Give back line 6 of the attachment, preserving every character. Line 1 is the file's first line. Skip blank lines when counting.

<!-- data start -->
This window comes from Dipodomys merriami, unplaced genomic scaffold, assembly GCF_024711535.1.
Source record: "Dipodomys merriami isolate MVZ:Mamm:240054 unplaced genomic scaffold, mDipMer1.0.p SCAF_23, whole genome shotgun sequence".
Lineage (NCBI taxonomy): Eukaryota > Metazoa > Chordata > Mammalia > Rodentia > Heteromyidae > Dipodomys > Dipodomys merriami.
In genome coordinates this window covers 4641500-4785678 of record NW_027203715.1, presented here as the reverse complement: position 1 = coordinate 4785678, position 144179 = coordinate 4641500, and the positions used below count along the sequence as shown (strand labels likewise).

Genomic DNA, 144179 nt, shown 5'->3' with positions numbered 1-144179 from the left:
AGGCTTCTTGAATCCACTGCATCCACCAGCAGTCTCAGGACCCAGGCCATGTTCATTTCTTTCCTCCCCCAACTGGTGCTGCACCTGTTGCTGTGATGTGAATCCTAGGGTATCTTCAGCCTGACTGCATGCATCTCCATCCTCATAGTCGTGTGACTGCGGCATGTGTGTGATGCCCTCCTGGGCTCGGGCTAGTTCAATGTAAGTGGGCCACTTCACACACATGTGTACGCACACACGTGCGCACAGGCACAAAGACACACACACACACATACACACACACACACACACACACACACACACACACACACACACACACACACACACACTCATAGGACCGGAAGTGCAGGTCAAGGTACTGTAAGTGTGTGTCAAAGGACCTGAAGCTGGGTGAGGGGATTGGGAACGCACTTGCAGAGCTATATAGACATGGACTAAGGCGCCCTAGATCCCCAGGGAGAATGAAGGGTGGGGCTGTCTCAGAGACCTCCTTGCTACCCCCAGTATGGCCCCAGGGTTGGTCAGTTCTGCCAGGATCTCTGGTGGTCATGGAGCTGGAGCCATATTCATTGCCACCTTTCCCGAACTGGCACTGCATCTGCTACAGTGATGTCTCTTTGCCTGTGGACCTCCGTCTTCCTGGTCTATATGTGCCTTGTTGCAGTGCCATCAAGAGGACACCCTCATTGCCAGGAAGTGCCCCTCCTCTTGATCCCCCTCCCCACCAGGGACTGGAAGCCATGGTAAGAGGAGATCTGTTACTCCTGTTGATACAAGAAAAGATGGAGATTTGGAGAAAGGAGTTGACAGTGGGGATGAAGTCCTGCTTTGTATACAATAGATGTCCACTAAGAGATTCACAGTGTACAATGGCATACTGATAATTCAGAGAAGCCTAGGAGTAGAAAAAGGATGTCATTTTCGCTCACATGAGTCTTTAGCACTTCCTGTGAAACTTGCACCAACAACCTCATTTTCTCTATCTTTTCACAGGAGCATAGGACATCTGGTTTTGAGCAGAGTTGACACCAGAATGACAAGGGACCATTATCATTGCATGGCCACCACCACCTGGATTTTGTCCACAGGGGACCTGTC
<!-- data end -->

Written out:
AGGCTTCTTGAATCCACTGCATCCACCAGCAGTCTCAGGACCCAGGCCATGTTCATTTCTTTCCTCCCCCAACTGGTGCTGCACCTGTTGCTGTGATGTGAATCCTAGGGTATCTTCAGCCTGACTGCATGCATCTCCATCCTCATAGTCGTGTGACTGCGGCATGTGTGTGATGCCCTCCTGGGCTCGGGCTAGTTCAATGTAAGTGGGCCACTTCACACACATGTGTACGCACACACGTGCGCACAGGCACAAAGACACACACACACACATACACACACACACACACACACACACACACACACACACACACACACACACACACACACTCATAGGACCGGAAGTGCAGGTCAAGGTACTGTAAGTGTGTGTCAAAGGACCTGAAGCTGGGTGAGGGGATTGGGAACGCACTTGCAGAGCTATATAGACATGGACTAAGGCGCCCTAGATCCCCAGGGAGAATGAAGGGTGGGGCTGTCTCAGAGACCTCCTTGCTACCCCCAGTATGGCCCCAGGGTTGGTCAGTTCTGCCAGGATCTCTGGTGGTCATGGAGCTGGAGCCATATTCATTGCCACCTTTCCCGAACTGGCACTGCATCTGCTACAGTGATGTCTCTTTGCCTGTGGACCTCCGTCTTCCTGGTCTATATGTGCCTTGTTGCAGTGCCATCAAGAGGACACCCTCATTGCCAGGAAGTGCCCCTCCTCTTGATCCCCCTCCCCACCAGGGACTGGAAGCCATGGTAAGAGGAGATCTGTTACTCCTGTTGATACAAGAAAAGATGGAGATTTGGAGAAAGGAGTTGACAGTGGGGATGAAGTCCTGCTTTGTATACAATAGATGTCCACTAAGAGATTCACAGTGTACAATGGCATACTGATAATTCAGAGAAGCCTAGGAGTAGAAAAAGGATGTCATTTTCGCTCACATGAGTCTTTAGCACTTCCTGTGAAACTTGCACCAACAACCTCATTTTCTCTATCTTTTCACAGGAGCATAGGACATCTGGTTTTGAGCAGAGTTGACACCAGAATGACAAGGGACCATTATCATTGCATGGCCACCACCACCTGGATTTTGTCCACAGGGGACCTGTC